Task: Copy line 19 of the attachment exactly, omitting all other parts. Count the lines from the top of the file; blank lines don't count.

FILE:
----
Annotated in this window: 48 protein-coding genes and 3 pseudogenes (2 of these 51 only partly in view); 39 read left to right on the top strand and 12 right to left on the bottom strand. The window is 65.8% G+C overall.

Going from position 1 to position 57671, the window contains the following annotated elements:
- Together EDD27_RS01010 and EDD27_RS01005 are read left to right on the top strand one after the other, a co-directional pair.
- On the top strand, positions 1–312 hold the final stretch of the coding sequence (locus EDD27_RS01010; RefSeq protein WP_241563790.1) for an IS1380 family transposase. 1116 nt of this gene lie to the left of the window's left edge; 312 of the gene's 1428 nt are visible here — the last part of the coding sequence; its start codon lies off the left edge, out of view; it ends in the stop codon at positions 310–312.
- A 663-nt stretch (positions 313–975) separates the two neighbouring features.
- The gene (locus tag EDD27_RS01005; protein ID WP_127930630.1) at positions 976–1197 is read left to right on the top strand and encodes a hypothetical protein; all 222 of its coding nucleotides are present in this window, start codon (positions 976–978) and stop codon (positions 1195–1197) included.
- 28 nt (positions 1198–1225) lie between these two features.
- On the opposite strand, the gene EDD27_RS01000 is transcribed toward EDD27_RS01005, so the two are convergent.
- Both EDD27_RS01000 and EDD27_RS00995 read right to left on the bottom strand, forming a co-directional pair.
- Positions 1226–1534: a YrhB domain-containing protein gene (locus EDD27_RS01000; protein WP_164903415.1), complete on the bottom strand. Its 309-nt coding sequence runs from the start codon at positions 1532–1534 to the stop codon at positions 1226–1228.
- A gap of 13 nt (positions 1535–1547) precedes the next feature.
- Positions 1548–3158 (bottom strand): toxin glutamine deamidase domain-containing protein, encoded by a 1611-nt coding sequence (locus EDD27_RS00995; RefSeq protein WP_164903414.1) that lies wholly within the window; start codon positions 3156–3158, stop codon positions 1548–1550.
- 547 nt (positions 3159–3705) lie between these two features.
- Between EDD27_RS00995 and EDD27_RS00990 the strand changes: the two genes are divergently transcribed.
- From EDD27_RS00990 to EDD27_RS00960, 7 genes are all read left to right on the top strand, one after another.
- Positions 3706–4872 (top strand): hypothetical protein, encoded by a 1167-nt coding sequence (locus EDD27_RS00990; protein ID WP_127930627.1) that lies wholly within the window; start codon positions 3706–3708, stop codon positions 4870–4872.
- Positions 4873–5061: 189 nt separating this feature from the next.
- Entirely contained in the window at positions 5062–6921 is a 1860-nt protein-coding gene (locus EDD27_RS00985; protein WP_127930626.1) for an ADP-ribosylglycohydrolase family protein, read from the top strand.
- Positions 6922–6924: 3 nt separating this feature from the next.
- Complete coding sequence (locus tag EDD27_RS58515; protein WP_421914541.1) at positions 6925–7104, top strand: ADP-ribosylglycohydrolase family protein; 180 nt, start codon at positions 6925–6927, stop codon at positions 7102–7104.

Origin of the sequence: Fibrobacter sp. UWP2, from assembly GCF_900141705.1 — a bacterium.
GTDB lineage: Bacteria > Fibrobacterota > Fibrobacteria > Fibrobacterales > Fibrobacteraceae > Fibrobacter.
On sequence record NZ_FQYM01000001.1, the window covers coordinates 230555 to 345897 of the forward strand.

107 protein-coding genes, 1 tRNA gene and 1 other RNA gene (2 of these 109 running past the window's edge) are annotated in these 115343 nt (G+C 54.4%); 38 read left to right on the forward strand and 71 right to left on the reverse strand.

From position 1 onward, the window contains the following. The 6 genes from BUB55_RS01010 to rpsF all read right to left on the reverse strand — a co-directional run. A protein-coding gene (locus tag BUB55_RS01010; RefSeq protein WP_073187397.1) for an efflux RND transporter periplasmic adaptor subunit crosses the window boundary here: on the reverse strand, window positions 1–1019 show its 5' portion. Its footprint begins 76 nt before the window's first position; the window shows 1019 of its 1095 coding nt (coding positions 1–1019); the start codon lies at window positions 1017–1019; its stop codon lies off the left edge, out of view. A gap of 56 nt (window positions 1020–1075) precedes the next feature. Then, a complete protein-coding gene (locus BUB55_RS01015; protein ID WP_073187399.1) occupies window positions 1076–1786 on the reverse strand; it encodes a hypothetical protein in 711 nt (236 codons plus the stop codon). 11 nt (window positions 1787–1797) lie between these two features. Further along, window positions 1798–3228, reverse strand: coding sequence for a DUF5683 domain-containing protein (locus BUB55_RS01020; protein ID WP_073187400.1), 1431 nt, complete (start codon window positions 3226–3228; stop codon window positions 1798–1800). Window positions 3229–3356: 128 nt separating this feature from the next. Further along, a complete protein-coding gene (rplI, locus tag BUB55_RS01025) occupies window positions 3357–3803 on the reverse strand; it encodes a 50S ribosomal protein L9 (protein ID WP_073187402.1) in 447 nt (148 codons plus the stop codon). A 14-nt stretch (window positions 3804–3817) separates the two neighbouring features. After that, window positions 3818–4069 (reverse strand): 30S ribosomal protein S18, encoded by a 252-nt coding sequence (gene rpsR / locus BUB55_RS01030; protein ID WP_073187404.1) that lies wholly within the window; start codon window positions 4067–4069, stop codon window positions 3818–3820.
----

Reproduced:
- Positions 6922–6924: 3 nt separating this feature from the next.